Fiscal Policies For Women’s Economic Empowerment

2020-02-19T15:04:00-05:00February 18, 2020|

By Stefania Fabrizio, Daniel Gurara and Lisa Kolovich

Making sure that opportunities to enter the workforce are fair and rewarding for women benefits everyone. Yet, the average female workforce participation rate across countries is still 20 percentage points lower than the male rate, largely because gender gaps in wages and access to opportunities, such as education, stubbornly persist. […]

Big Bad Actors: A Global View of Debt

2019-03-26T15:45:17-04:00October 5, 2016|

By Vitor Gaspar and Marialuz Moreno Badia

Versions in: عربي (Arabic), 中文 (Chinese), Français (French), 日本語 (Japanese), Русский (Russian), and Español (Spanish)

In the midst of the Great Depression, the American economist Irving Fisher warned of the dangers of excessive debt and the deflationary pressures that follow on its tail. He saw debt and deflation as the big, bad actors. Now, their close relatives—too high debt and too low inflation—are still in play, at least for advanced economies.

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Making Monetary Policy Decisions in the Dark

2019-03-27T15:27:24-04:00August 12, 2015|

By Francesco Grigoli, Alexander Herman, Andrew Swiston, and Gabriel Di Bella

(Version in Español and Português)

In the wake of the global financial crisis, monetary and fiscal policies were used aggressively to counteract the effects of the crisis on economic activity. Policymakers look at a number of indicators to guide them in assessing an economy’s level of activity relative to its productive capacity. But trying to figure out the position of the economy in real time is often quite challenging, with consequences for setting policy.

In the case of Brazil in 2011, for example, policymakers estimated in real time that the economy was at a level of output consistent with its productive capacity. Over time, however, the assessment of the cyclical position of the Brazilian economy changed drastically. It had not just been at full capacity, but was overheating. The economy was actually facing inflationary pressures, requiring policy tightening to bring it back to the central bank’s target.

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U.S. Economy Returning to Growth, but With Pockets of Vulnerability

2019-03-27T16:18:34-04:00June 4, 2015|

2014MDNEW_04By Christine Lagarde 

IMF staff have just concluded their annual health check of the U.S. economy, and released their concluding statement.

This year we have also undertaken a Financial Sector Assessment Program with the United States. We conduct these once every 5 years for systemically important countries and it is a comprehensive exercise looking at the whole U.S. financial system.

Given this important work, we have focused our review of the U.S. economy on financial stability risks and the appropriate policies to mitigate them, as well as looking at recent movements in the U.S. dollar and the timing, form, and impact of interest rate normalization by the Fed.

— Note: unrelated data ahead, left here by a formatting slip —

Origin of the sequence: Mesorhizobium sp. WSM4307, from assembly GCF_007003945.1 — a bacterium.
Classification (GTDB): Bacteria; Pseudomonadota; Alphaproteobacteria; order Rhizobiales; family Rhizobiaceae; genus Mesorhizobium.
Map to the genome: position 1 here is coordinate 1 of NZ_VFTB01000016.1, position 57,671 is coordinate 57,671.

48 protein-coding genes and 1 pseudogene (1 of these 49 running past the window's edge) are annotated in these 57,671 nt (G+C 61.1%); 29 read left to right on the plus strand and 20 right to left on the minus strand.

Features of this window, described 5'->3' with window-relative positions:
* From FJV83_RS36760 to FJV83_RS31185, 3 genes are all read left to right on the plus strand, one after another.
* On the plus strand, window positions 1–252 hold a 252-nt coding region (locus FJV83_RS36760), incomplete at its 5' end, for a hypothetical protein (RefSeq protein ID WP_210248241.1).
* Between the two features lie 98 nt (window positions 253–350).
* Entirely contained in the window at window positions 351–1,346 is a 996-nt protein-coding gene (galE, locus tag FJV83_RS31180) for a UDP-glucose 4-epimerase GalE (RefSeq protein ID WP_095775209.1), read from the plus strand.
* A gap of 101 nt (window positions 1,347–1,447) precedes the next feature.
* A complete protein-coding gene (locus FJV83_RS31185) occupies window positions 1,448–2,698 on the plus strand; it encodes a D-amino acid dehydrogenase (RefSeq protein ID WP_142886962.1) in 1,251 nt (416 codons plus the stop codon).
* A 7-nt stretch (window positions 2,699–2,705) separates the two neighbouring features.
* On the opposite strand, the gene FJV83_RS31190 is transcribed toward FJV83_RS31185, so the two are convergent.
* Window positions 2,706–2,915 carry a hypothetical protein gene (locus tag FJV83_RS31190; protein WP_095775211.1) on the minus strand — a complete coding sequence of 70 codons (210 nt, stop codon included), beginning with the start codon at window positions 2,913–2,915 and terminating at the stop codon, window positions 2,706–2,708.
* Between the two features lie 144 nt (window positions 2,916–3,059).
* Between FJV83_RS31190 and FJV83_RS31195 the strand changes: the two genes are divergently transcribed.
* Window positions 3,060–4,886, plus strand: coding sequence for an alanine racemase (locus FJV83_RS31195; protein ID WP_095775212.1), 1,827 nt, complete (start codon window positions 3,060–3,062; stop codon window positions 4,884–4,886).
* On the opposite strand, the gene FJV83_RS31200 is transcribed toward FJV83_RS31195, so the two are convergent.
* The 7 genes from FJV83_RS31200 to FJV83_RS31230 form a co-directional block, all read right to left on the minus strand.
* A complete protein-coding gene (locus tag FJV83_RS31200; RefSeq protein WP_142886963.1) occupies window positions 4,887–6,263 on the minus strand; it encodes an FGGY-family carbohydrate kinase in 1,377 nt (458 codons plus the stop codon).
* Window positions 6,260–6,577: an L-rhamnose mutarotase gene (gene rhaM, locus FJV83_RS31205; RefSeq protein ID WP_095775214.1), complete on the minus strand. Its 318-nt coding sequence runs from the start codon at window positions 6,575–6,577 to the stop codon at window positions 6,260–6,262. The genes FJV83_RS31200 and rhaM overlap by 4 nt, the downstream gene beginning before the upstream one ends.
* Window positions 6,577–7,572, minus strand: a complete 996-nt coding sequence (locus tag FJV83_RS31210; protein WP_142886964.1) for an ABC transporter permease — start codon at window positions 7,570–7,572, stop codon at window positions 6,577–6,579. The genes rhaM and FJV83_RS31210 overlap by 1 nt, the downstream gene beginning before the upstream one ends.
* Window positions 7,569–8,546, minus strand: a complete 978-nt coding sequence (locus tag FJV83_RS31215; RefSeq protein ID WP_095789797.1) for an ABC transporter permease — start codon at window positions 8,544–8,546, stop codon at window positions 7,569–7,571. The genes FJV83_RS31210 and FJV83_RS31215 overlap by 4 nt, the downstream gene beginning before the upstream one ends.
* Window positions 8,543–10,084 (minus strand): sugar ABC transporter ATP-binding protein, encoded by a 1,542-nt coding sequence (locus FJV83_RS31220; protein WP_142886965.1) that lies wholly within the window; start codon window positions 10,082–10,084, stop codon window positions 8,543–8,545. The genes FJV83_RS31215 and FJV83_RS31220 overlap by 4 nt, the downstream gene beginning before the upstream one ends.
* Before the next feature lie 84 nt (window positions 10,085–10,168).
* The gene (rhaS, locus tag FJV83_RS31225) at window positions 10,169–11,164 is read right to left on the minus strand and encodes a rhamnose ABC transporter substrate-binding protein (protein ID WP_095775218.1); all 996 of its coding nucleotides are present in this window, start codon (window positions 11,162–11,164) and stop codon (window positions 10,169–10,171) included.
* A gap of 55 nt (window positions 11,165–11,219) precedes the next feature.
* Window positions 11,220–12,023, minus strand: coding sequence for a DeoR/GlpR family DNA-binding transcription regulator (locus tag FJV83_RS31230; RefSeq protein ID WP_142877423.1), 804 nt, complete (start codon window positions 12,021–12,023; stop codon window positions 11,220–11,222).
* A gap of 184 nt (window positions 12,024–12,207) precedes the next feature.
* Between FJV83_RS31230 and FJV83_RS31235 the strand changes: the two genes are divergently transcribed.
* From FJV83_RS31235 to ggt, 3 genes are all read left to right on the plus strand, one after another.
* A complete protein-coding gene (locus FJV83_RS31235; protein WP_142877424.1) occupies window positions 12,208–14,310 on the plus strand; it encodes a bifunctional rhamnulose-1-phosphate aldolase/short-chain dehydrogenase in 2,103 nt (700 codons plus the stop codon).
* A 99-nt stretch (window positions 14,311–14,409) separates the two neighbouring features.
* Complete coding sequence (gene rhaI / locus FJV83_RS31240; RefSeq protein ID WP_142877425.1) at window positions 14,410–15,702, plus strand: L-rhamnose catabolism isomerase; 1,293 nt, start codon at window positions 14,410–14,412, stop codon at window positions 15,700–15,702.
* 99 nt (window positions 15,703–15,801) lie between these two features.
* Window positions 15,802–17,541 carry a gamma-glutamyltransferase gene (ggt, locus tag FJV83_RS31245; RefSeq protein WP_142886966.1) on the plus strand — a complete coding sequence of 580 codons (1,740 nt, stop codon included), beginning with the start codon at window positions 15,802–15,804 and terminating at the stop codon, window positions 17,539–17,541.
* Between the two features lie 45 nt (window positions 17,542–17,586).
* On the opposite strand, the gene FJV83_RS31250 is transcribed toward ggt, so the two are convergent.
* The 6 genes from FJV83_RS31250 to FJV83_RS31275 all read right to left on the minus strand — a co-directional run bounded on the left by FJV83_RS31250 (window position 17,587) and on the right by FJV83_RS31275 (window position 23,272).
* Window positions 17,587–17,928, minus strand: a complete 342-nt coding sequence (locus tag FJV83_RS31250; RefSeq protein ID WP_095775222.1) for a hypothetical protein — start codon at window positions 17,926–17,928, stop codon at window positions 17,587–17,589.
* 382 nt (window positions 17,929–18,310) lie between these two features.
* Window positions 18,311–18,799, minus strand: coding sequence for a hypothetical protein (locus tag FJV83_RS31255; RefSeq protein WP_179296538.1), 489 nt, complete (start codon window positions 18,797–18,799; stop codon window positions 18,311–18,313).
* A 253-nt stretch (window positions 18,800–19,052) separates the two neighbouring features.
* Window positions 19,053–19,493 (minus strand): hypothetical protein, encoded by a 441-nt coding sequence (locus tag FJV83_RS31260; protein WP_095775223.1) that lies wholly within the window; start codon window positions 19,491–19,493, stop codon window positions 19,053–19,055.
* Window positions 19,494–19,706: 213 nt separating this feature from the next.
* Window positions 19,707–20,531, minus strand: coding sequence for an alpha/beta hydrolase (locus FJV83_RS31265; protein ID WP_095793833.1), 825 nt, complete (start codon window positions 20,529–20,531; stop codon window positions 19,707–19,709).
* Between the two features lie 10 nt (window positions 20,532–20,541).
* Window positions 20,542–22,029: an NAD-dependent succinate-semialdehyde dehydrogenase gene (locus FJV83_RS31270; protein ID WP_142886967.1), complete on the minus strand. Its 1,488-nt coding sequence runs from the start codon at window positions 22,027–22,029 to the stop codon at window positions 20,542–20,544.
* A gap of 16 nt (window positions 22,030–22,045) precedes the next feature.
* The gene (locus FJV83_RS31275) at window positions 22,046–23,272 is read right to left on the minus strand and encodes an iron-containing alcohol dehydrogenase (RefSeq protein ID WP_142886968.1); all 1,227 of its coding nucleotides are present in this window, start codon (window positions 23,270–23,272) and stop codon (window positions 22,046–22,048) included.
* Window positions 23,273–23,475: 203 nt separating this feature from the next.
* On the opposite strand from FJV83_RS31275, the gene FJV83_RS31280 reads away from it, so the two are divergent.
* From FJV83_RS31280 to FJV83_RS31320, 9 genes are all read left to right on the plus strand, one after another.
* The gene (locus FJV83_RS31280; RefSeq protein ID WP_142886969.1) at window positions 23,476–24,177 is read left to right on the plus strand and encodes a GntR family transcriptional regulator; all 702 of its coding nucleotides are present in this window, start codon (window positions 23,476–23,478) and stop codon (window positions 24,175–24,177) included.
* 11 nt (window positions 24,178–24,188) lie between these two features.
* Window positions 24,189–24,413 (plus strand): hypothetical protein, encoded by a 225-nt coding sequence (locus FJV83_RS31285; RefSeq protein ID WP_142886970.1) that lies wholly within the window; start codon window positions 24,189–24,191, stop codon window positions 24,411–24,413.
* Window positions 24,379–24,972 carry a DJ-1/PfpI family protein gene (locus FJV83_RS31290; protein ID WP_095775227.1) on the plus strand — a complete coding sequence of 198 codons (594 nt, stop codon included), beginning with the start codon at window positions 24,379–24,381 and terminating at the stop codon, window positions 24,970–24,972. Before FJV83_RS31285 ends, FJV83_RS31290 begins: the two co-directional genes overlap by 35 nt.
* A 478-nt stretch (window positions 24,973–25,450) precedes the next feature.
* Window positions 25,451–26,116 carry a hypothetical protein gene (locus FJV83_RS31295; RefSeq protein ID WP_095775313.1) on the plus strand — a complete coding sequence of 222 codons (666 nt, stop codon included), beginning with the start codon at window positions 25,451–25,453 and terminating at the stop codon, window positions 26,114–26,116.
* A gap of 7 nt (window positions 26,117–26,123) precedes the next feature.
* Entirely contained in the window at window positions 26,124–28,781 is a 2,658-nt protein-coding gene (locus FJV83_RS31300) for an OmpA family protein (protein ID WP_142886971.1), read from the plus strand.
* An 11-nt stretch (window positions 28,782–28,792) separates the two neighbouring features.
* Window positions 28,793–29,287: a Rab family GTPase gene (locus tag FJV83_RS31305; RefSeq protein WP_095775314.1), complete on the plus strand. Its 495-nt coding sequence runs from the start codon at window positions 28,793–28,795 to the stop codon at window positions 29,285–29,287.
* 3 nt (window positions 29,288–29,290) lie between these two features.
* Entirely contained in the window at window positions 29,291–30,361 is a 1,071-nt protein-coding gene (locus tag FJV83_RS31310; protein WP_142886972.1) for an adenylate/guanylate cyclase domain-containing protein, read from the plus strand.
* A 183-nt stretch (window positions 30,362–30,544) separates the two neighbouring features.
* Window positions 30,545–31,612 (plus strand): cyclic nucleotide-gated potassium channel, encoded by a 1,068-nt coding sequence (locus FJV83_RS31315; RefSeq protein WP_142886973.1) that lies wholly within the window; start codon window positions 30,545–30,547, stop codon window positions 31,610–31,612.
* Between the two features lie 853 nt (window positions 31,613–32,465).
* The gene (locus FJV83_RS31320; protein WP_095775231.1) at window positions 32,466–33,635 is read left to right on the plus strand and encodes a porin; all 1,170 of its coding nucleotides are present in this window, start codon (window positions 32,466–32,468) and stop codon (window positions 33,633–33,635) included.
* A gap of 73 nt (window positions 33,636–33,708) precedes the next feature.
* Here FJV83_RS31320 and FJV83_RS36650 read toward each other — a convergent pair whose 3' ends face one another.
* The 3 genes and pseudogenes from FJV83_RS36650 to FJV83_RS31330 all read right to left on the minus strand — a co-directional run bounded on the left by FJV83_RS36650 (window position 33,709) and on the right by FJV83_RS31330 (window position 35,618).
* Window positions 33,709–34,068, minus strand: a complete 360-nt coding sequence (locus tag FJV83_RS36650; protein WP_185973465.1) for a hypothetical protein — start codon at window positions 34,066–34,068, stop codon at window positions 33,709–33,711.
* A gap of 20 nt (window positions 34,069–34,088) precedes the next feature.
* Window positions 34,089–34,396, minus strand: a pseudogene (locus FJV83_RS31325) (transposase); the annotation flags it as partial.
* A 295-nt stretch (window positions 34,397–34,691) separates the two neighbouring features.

A more detailed report on the U.S. economy and on the financial sector will be available on July 8.

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When Is Repaying Public Debt Not Of The Essence?

2019-03-27T16:21:15-04:00June 2, 2015|

By Jonathan D. Ostry and Atish R. Ghosh

Financial bailouts, stimulus spending, and lower revenues during the Great Recession have resulted in some of the highest public debt ratios seen in advanced economies in the past forty years. Recent debates have centered on the pace at which to pay down this debt, with few questions being asked about whether the debt needs to be paid down in the first place.

A radical solution for high debt is to do nothing at all—just live with it. Indeed, from a welfare economics perspective—abstracting from real world problems such as rollover risk—this would be optimal. We explore this issue in our recent work. While there are some countries where clearly debt needs to be brought down, there are others that are in a more comfortable position to fund themselves at exceptionally low interest rates, and that could indeed simply live with their debt (allowing their debt ratio to decline through growth or windfall revenues).

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Don’t Rule it Out: Simplifying Fiscal Governance in Europe

2019-03-27T17:02:44-04:00May 29, 2015|

By Petya Koeva Brooks and Gerd Schwartz

The 2008 global financial crisis and its aftermath have tested the European Union’s (EU) fiscal governance framework—the rules, regulations, and procedures that influence how budgetary policy is planned, approved, carried out, and monitored. Given the distinctive nature of EU integration, the framework aims to discipline national fiscal policies to prevent adverse spillovers to other countries and distortions to the conduct of the euro area’s common monetary policy.

The build-up of fiscal imbalances, however, revealed gaps in the framework. Public debt in the European Union soared following the crisis in 2008 to an average of around 95 percent in 2014—almost 30 percentage points above its average pre-crisis level (Chart 1).

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